This is my fourth year of teaching. For the first three years, I was in a public school–it was NOT a good experience. I am now at a private school and love it! I teach high school English–juniors and seniors–in west Texas and adore my work. However, if I didn’t happen to get this job, I would not have made it another year in public school. I know that it mostly depends on the state in which you live and what area of the city you are in, but teaching public school was pretty awful in the south. I had friends who were in “better” cities and enjoyed teaching more but spent A LOT of time stressed (did you know that most public school teachers quit within 5 years of joining the profession?). I love English, but I worry about how I will be able to handle the workload of a family–when I get to that point–and grading papers all night. English definitely has the heaviest workload–not a lot of multiple choice going on in my classroom, and my kids write BOATLOADS of essays/research papers!
When I took my first teaching job, I applied to thirty districts (and I had student teaching experience), and only one district called me for an interview. Of course, the DFW area is having a really hard time with the education system in general–layoffs, pay reductions, etc. It is a hot mess. Teaching in an “inner-city” school (yes, I know it isn’t Detroit or the South Side or anything) means that you will have a lack of parent involvement, a lack of student interest, and will be worked to the bone. My friends in better school districts still had issues with kids not caring (since that is everywhere) but had more leverage with principals and parents.
I would definitely go do some observations–make sure to observe a variety of grade levels and teachers with different levels of experience. Be aware that the kids will be better because you are there, even if it is a surprise drop-in observation. I couldn’t imagine doing anything else–I was meant to be a teacher. There were definitely days I drove home and said I would never go back, but the highs made it SO worth it. When a kid tells you that you are the only person who cares about them and believes they can succeed–wow, so tragic and heart-tugging! It really depends on where you are and how much you put into it (and how helpful the teachers you work with are–you HAVE to have resources). People always say teachers have it so easy because we have summers off. But I do an INSANE amount of work outside of work during the school year and also in the summer.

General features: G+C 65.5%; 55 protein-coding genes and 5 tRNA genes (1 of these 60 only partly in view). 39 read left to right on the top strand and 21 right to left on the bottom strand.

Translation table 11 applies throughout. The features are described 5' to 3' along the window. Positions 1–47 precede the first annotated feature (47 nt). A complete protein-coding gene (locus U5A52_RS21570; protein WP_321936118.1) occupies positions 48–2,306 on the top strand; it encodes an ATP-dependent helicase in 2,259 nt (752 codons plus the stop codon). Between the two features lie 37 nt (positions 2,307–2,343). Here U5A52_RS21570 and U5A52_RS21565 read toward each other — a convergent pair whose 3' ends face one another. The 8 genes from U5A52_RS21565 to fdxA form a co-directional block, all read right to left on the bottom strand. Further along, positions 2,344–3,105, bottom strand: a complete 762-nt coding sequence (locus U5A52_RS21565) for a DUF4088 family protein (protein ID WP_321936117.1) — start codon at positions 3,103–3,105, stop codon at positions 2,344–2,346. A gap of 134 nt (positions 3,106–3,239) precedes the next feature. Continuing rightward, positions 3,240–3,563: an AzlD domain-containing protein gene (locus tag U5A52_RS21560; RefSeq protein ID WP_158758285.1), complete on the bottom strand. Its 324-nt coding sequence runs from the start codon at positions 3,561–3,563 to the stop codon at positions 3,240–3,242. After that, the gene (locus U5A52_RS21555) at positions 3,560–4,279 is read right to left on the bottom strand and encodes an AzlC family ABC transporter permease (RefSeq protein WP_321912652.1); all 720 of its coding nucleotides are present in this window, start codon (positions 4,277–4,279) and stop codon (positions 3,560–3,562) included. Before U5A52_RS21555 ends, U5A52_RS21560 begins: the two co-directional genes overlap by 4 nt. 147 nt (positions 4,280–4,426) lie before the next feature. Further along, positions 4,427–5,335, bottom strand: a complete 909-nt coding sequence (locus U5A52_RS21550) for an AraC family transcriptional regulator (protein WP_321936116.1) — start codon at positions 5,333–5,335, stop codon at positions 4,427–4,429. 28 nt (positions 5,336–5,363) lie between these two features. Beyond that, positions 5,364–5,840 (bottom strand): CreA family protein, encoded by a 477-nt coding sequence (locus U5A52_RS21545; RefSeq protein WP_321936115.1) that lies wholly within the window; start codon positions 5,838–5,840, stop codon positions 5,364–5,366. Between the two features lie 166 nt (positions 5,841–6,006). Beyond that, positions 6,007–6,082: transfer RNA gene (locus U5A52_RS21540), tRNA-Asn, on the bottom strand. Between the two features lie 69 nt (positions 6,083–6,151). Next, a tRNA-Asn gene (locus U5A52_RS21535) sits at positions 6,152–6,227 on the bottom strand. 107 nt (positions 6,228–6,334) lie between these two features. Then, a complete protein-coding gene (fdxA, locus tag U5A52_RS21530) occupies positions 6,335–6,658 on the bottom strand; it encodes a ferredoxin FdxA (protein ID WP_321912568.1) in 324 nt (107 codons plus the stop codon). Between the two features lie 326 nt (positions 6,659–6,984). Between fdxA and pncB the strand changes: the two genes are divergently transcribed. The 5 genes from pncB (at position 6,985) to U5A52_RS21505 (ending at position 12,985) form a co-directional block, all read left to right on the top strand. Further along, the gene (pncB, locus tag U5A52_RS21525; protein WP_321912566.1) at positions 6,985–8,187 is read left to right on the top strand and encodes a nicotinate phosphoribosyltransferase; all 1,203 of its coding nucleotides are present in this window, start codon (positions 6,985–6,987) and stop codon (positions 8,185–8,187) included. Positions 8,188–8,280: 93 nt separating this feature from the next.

If you have a bachelor’s degree, look in to alternative certification programs. These are short-term programs–make sure you student teach though. Here in Texas, public schools don’t want anyone who hasn’t been in a classroom before…not sure if that will be the case in your state. Having a master’s degree and being bilingual is a huge leg up here. If I didn’t have those two pluses, I would have never been offered a job at a private school.
Please note that I am not trying to discourage you in any way; I just want future teachers to be prepared. Everyone sugar-coated things and made it seem like teaching was just a bed of roses, and I didn’t prepare myself for reality. If I had proper expectations, I might not have been so overwhelmed at times. I feel as though people should always do what they love…if you think that this is what you are meant to do, go for it. If it doesn’t work out in the end, it may just end up as an expensive mistake. But at least you have a fallback career, which most teachers do not have. If you don’t try, you will never know–which is worse than trying and changing your mind, in my opinion.
P.S. If you want to know what my transistion has been like…my old school was like “Freedom Writers,” and my current school is like “Dead Poets Society” or “The Emperor’s Club.” Hehe 🙂